Anyone who is working on or living in an old home may want to attend two free webinars offered next week by the U.S. Environmental Protection Agency on the dangers of lead paint and lead poisoning.
The webinars are being held during Lead Poisoning Prevention Week. They are aimed at contractors and property owners who are dealing with homes built prior to 1978.
Lead poisoning is currently the No. 1 environmental health threat to young children in the United States because of its use in paint on older homes. “The most common source of lead exposure is through deteriorating lead-based paint in residences and commercial buildings built before 1978,” read a press release from the EPA.
The two webinars will be held on Thursday, Oct. 25. The first, on renovation, repair and painting, which is aimed at contractors, will take place from 9 a.m. to noon and will touch on the Renovation, Repair and Painting Rule which requires contractors to be certified in the safe removal of old lead paint. Under the rule, anyone working on a house or facility where lead paint may be present must have completed training from the EPA. The rule applies when the renovation or repair disturbs 6 square feet of interior space, or 20 square feet of exterior painted surfaces, according to the EPA. The law went into effect in April 2010.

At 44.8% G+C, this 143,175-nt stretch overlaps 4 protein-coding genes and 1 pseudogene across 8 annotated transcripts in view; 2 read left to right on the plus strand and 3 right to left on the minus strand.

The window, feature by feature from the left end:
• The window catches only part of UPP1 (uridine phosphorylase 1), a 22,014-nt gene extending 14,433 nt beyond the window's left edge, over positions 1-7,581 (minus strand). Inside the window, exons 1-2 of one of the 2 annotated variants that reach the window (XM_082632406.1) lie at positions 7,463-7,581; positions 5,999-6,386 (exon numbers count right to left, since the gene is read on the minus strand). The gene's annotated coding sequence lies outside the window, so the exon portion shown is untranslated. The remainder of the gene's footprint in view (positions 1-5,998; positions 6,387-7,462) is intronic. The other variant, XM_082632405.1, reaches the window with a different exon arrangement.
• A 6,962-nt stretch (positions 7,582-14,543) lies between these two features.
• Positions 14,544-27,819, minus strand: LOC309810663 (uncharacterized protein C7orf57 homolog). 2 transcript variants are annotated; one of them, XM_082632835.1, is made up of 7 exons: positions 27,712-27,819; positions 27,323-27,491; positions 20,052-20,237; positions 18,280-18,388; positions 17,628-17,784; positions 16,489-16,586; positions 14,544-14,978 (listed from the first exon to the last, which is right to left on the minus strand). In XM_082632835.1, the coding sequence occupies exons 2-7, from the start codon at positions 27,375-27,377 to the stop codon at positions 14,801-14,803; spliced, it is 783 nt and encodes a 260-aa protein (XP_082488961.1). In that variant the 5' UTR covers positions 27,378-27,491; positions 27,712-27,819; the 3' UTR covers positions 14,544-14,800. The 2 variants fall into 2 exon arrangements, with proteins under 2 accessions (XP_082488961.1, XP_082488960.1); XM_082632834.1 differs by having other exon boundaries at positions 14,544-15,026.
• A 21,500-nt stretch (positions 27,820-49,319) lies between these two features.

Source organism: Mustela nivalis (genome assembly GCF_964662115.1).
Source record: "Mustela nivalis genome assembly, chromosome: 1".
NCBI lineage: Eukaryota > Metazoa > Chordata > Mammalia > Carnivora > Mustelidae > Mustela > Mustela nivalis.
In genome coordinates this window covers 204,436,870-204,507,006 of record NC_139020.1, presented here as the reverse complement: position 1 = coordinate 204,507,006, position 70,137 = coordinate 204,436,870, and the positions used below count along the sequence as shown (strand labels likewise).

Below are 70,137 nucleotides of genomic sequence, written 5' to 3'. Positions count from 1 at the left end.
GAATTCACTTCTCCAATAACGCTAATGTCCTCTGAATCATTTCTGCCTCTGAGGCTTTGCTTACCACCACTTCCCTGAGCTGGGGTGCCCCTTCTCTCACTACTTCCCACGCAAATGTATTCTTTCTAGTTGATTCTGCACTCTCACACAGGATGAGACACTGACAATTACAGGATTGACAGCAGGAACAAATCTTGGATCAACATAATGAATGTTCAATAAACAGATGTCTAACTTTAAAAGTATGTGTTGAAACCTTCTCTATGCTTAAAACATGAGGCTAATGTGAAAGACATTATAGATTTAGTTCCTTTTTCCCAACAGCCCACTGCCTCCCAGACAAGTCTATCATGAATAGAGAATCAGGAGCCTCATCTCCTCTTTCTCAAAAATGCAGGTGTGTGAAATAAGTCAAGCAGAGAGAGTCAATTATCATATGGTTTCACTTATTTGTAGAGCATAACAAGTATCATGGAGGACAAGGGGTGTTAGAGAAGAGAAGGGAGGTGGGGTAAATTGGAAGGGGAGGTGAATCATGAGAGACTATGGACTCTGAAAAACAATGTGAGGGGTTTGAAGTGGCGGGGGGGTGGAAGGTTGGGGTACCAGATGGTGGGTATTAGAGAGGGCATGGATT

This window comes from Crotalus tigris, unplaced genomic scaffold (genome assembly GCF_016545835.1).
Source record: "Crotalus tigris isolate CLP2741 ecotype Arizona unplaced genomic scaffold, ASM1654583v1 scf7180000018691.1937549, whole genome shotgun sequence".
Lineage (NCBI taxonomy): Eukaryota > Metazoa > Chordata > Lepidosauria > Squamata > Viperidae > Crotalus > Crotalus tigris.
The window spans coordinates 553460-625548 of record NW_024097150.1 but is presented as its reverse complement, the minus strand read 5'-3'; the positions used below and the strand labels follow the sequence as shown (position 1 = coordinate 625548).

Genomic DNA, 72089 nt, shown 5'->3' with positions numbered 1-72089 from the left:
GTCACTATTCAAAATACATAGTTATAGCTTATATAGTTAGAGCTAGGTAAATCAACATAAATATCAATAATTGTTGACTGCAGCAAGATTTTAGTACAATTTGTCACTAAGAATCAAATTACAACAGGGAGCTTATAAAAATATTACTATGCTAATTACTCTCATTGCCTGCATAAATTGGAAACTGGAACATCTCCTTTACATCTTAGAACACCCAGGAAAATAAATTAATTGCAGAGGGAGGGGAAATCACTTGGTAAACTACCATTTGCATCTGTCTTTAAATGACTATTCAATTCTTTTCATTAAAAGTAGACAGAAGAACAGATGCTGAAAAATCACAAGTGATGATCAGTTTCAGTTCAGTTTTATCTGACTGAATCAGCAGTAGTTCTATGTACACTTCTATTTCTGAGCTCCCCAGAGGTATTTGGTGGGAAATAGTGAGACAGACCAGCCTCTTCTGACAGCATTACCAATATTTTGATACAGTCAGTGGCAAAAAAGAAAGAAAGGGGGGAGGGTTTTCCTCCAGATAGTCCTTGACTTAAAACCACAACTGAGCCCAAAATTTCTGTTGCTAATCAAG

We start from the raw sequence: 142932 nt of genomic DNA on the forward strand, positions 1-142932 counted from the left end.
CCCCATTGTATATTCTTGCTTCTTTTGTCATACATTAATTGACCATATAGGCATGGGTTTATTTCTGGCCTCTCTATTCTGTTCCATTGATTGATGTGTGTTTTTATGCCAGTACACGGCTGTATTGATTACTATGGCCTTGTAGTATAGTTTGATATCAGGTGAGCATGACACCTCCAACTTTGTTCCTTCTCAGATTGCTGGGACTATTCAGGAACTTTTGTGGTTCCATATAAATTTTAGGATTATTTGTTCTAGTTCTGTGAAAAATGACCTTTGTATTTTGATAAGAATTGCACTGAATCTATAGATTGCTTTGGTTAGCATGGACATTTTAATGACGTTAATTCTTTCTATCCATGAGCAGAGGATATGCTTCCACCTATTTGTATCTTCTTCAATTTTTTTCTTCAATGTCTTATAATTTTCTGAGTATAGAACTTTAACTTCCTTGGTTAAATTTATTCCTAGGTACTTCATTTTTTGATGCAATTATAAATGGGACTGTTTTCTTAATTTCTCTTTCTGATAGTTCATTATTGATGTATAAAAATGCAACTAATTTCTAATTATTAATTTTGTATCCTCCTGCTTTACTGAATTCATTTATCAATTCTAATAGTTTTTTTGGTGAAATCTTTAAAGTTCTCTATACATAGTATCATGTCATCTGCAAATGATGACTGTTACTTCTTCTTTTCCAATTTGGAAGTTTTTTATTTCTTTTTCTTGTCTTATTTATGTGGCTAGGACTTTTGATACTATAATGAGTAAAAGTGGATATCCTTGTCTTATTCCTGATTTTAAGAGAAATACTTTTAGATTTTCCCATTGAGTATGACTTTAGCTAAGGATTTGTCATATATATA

“The rule does not apply to individuals doing work on their personal residences,” the EPA said in its press release. But the agency advises homeowners dealing with lead paint use the lead-safe work practices.
The second webinar for homeowners and owners of rental units, as well as those selling properties built before 1978, will be held from 1-2:30 p.m. Oct. 25 and will focus on the Lead-base Paint Disclosure Rule, which requires property owners to alert those taking up residence in the property about lead-based paint on the premises and other possible lead hazards before a sale or lease is in place.
“Sales contracts and leases must include a disclosure form about lead-based paint” if the home was built before 1978, according to the EPA. “Further, landlords and sellers must also provide the EPA publication ‘Protect Your Family From Lead in Your Home’ to tenants and buyers.”
To register for either webinar, visit: www.epa.gov/reg3wcmd/lead.htm#webinars